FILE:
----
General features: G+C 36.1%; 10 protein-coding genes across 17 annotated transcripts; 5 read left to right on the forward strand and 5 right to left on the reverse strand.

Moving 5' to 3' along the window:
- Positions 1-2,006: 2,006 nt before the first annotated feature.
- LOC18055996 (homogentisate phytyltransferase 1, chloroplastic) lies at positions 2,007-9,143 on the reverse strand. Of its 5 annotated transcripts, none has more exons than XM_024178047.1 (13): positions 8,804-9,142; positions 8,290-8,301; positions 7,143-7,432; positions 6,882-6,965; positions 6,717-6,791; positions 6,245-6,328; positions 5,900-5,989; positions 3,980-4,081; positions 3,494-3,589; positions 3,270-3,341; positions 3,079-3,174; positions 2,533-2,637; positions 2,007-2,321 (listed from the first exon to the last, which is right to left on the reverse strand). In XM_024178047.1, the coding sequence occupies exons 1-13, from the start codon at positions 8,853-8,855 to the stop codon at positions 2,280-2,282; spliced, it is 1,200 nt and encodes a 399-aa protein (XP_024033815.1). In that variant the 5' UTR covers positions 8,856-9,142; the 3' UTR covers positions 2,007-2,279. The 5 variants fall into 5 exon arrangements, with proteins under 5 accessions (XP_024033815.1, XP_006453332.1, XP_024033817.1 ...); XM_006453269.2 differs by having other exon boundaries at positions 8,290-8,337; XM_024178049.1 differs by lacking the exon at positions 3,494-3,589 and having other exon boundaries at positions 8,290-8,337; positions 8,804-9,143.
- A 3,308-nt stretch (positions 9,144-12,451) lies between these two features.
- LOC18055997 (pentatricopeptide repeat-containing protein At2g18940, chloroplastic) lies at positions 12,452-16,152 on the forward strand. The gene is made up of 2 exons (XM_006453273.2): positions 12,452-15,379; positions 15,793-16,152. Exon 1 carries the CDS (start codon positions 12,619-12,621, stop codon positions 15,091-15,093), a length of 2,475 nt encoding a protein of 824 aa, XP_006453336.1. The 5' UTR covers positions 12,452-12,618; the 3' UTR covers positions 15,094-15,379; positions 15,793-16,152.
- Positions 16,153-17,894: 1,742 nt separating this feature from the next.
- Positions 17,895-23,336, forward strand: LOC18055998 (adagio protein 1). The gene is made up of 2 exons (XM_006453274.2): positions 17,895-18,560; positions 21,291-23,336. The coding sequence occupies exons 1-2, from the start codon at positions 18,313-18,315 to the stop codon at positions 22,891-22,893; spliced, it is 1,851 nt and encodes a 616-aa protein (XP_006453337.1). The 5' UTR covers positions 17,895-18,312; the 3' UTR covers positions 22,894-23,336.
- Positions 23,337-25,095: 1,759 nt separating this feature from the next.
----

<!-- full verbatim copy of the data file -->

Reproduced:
General features: G+C 36.1%; 10 protein-coding genes across 17 annotated transcripts; 5 read left to right on the forward strand and 5 right to left on the reverse strand.

Moving 5' to 3' along the window:
- Positions 1-2,006: 2,006 nt before the first annotated feature.
- LOC18055996 (homogentisate phytyltransferase 1, chloroplastic) lies at positions 2,007-9,143 on the reverse strand. Of its 5 annotated transcripts, none has more exons than XM_024178047.1 (13): positions 8,804-9,142; positions 8,290-8,301; positions 7,143-7,432; positions 6,882-6,965; positions 6,717-6,791; positions 6,245-6,328; positions 5,900-5,989; positions 3,980-4,081; positions 3,494-3,589; positions 3,270-3,341; positions 3,079-3,174; positions 2,533-2,637; positions 2,007-2,321 (listed from the first exon to the last, which is right to left on the reverse strand). In XM_024178047.1, the coding sequence occupies exons 1-13, from the start codon at positions 8,853-8,855 to the stop codon at positions 2,280-2,282; spliced, it is 1,200 nt and encodes a 399-aa protein (XP_024033815.1). In that variant the 5' UTR covers positions 8,856-9,142; the 3' UTR covers positions 2,007-2,279. The 5 variants fall into 5 exon arrangements, with proteins under 5 accessions (XP_024033815.1, XP_006453332.1, XP_024033817.1 ...); XM_006453269.2 differs by having other exon boundaries at positions 8,290-8,337; XM_024178049.1 differs by lacking the exon at positions 3,494-3,589 and having other exon boundaries at positions 8,290-8,337; positions 8,804-9,143.
- A 3,308-nt stretch (positions 9,144-12,451) lies between these two features.
- LOC18055997 (pentatricopeptide repeat-containing protein At2g18940, chloroplastic) lies at positions 12,452-16,152 on the forward strand. The gene is made up of 2 exons (XM_006453273.2): positions 12,452-15,379; positions 15,793-16,152. Exon 1 carries the CDS (start codon positions 12,619-12,621, stop codon positions 15,091-15,093), a length of 2,475 nt encoding a protein of 824 aa, XP_006453336.1. The 5' UTR covers positions 12,452-12,618; the 3' UTR covers positions 15,094-15,379; positions 15,793-16,152.
- Positions 16,153-17,894: 1,742 nt separating this feature from the next.
- Positions 17,895-23,336, forward strand: LOC18055998 (adagio protein 1). The gene is made up of 2 exons (XM_006453274.2): positions 17,895-18,560; positions 21,291-23,336. The coding sequence occupies exons 1-2, from the start codon at positions 18,313-18,315 to the stop codon at positions 22,891-22,893; spliced, it is 1,851 nt and encodes a 616-aa protein (XP_006453337.1). The 5' UTR covers positions 17,895-18,312; the 3' UTR covers positions 22,894-23,336.
- Positions 23,337-25,095: 1,759 nt separating this feature from the next.